Md., D.C. are Race to the Top finalists
U.S. Education Secretary Arne Duncan announced Tuesday at the National Press Club that Maryland and the District are among 19 finalists to share in $3.4 billion remaining in the Race to the Top for school reform. Winners will be announced in September. But Duncan was asked whether D.C. Schools Chancellor Michelle A. Rhee's decision last week to fire more than 200 teachers would enhance the city's chances.
"It's a race to the top," Duncan said. "I don't think anyone's going to fire their way to the top."
But he generally praised Rhee for having "honest conversations" about teacher performance and he noted that the chancellor had struck a deal with the Washington Teachers' Union for performance pay. He called it "a breakthrough labor agreement" and said, "the details of that, they'll work out at the local level."
Maryland, meanwhile, celebrated making the first cut in the contest's second round after sitting out the first round. Virginia competed in the first round, finished far out of contention and is sitting out the second round.
Maryland State Superintendent of Schools Nancy S. Grasmick said: "We wanted to be sure we had a really high-quality proposal. I think we did. It builds on so many initiatives that we've started." She added: "I don't want to be overly confident, believe me, but I do think we're well-positioned."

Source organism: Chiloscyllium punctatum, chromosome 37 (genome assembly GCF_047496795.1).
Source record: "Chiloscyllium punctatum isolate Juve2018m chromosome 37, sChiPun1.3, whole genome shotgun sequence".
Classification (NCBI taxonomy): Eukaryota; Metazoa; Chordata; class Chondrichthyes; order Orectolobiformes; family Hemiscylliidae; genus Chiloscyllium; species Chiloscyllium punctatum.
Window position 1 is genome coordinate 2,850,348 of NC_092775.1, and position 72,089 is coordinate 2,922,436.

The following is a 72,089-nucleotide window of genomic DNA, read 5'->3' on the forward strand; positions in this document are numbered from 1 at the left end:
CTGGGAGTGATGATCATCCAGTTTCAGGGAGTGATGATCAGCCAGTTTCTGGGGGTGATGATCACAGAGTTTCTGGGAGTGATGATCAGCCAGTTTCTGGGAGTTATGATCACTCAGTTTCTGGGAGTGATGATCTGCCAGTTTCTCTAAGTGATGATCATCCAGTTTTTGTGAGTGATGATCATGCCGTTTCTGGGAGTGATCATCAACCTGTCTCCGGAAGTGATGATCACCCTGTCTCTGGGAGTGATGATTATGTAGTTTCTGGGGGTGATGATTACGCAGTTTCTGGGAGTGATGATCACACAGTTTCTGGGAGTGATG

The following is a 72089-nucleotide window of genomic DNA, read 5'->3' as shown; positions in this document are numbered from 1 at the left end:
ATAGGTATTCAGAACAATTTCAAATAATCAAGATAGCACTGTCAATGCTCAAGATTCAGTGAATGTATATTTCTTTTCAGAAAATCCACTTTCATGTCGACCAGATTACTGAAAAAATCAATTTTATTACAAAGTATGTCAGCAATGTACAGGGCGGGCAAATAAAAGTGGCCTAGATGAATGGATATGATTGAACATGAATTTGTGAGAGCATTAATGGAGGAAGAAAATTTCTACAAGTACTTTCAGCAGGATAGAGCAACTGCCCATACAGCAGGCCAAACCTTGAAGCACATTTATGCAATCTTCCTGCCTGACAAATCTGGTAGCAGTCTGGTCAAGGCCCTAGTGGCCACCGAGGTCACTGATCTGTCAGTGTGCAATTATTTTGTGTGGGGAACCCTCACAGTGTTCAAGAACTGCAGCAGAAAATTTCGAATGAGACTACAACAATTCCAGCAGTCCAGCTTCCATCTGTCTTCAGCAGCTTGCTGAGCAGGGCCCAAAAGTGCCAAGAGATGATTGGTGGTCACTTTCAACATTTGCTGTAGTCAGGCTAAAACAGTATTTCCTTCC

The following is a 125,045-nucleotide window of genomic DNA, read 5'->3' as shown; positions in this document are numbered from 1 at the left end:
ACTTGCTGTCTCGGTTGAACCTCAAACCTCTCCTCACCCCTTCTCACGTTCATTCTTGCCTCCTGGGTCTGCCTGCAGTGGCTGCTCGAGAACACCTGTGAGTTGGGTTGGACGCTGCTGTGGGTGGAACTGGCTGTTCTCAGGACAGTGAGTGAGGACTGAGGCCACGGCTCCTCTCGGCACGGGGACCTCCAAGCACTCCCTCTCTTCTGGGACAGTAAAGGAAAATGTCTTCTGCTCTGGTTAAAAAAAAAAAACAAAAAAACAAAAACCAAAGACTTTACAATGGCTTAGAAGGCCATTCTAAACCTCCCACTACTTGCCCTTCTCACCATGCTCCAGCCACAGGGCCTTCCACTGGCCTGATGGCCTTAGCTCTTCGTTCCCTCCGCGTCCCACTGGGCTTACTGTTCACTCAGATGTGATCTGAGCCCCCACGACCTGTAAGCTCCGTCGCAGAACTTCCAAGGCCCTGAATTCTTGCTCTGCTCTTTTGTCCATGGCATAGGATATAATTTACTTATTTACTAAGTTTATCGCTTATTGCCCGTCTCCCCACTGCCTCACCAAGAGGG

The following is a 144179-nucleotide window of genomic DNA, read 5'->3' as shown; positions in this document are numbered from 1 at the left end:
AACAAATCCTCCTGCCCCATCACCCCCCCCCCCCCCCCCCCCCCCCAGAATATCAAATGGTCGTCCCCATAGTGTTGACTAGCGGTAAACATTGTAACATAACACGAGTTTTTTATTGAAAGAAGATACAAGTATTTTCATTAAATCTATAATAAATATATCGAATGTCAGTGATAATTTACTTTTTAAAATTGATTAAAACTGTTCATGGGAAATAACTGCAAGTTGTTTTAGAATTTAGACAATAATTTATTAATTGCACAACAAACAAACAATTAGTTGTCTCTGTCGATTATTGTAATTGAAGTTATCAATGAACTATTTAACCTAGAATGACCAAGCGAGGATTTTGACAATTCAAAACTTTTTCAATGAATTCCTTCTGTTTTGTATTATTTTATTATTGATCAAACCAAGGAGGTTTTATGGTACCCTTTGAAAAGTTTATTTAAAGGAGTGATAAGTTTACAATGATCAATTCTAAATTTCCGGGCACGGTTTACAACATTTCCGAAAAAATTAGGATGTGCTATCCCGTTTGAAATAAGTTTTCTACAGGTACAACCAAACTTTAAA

Grasmick, Gov. Martin O'Malley and Prince George's County Superintendent William R. Hite Jr. will make the state's case for a grant in an interview scheduled for Aug. 11. The state is eligible for as much as $250 million.
Delaware won $100 million and Tennessee $500 million in the first round in March. The contest emphasizes linking student achievement to teacher evaluations, turning around low-performing schools and other measures favored by Duncan. For the latest on where the Obama administration education agenda stands in Congress, go here.
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